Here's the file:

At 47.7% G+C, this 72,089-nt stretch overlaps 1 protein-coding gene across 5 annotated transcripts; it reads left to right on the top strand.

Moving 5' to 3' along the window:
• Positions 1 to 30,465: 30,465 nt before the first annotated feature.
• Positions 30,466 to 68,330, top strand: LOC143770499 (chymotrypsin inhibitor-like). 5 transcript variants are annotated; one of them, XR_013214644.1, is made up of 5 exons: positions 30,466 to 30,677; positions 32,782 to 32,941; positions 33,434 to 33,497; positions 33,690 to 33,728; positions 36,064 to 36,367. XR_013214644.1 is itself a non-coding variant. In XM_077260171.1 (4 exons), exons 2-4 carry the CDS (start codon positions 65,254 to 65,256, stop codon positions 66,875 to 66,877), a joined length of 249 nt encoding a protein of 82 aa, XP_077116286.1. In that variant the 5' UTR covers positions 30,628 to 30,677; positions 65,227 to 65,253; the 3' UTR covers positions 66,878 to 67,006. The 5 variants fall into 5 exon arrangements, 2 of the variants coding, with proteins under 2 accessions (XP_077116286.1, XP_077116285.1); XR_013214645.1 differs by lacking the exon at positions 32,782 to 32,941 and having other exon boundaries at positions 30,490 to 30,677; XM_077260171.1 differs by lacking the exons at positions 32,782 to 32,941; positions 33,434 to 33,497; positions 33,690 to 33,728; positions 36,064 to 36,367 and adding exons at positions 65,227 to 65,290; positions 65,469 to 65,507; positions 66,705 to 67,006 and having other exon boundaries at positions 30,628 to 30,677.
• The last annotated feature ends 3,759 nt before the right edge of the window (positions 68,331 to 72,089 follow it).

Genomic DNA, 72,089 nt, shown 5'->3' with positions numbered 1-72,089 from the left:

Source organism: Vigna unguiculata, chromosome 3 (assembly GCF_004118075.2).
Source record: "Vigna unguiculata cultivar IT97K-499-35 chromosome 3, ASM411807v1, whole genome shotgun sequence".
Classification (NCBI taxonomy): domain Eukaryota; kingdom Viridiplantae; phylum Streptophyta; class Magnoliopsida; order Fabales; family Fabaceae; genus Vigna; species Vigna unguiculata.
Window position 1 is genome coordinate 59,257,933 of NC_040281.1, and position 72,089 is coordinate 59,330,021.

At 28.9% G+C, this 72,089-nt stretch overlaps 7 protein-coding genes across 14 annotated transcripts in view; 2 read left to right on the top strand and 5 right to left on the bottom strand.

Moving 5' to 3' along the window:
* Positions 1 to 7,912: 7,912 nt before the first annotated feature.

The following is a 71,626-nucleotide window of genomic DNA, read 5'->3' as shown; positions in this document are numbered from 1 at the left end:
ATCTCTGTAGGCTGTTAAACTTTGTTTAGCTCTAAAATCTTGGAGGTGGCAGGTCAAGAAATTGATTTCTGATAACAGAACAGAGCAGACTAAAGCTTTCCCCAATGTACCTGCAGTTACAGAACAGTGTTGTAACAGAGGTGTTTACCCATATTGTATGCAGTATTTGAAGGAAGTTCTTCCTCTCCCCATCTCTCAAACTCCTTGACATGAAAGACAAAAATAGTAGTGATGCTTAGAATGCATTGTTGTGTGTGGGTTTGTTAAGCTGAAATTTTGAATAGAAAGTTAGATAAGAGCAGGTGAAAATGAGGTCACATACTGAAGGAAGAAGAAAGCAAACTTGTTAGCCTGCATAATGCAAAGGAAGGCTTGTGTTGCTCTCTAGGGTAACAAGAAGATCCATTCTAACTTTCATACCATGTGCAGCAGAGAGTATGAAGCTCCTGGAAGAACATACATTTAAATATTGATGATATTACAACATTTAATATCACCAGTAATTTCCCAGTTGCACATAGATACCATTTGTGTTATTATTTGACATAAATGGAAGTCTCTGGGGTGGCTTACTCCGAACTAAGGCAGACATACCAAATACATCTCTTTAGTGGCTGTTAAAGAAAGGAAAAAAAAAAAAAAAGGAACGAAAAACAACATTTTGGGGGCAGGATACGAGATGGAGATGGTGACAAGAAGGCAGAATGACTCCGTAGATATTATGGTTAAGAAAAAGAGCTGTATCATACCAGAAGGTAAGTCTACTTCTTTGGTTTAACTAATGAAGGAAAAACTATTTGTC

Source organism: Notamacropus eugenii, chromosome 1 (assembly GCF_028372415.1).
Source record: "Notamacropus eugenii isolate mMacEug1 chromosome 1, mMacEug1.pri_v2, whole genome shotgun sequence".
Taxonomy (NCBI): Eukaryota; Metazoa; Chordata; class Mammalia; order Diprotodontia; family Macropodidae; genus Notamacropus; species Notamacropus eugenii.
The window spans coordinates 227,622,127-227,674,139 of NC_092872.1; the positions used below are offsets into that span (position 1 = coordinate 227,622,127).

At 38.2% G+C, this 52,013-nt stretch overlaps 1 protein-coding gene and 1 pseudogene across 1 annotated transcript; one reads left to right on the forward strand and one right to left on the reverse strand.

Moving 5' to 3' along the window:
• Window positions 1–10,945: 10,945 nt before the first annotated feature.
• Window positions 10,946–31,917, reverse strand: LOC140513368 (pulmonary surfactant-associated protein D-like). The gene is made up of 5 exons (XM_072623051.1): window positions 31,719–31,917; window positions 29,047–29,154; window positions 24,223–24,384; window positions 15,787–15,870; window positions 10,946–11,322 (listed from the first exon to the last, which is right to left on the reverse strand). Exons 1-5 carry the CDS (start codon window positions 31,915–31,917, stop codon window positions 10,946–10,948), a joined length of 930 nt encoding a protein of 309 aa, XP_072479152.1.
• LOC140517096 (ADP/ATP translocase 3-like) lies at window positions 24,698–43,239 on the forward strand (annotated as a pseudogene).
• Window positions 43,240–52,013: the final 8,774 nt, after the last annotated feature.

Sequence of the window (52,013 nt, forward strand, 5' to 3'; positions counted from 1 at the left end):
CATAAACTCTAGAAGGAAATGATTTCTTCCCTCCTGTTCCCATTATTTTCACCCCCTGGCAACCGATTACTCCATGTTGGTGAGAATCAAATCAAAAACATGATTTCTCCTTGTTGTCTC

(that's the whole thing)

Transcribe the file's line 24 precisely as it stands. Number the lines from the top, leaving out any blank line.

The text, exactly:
• LOC140517096 (ADP/ATP translocase 3-like) lies at window positions 24,698–43,239 on the forward strand (annotated as a pseudogene).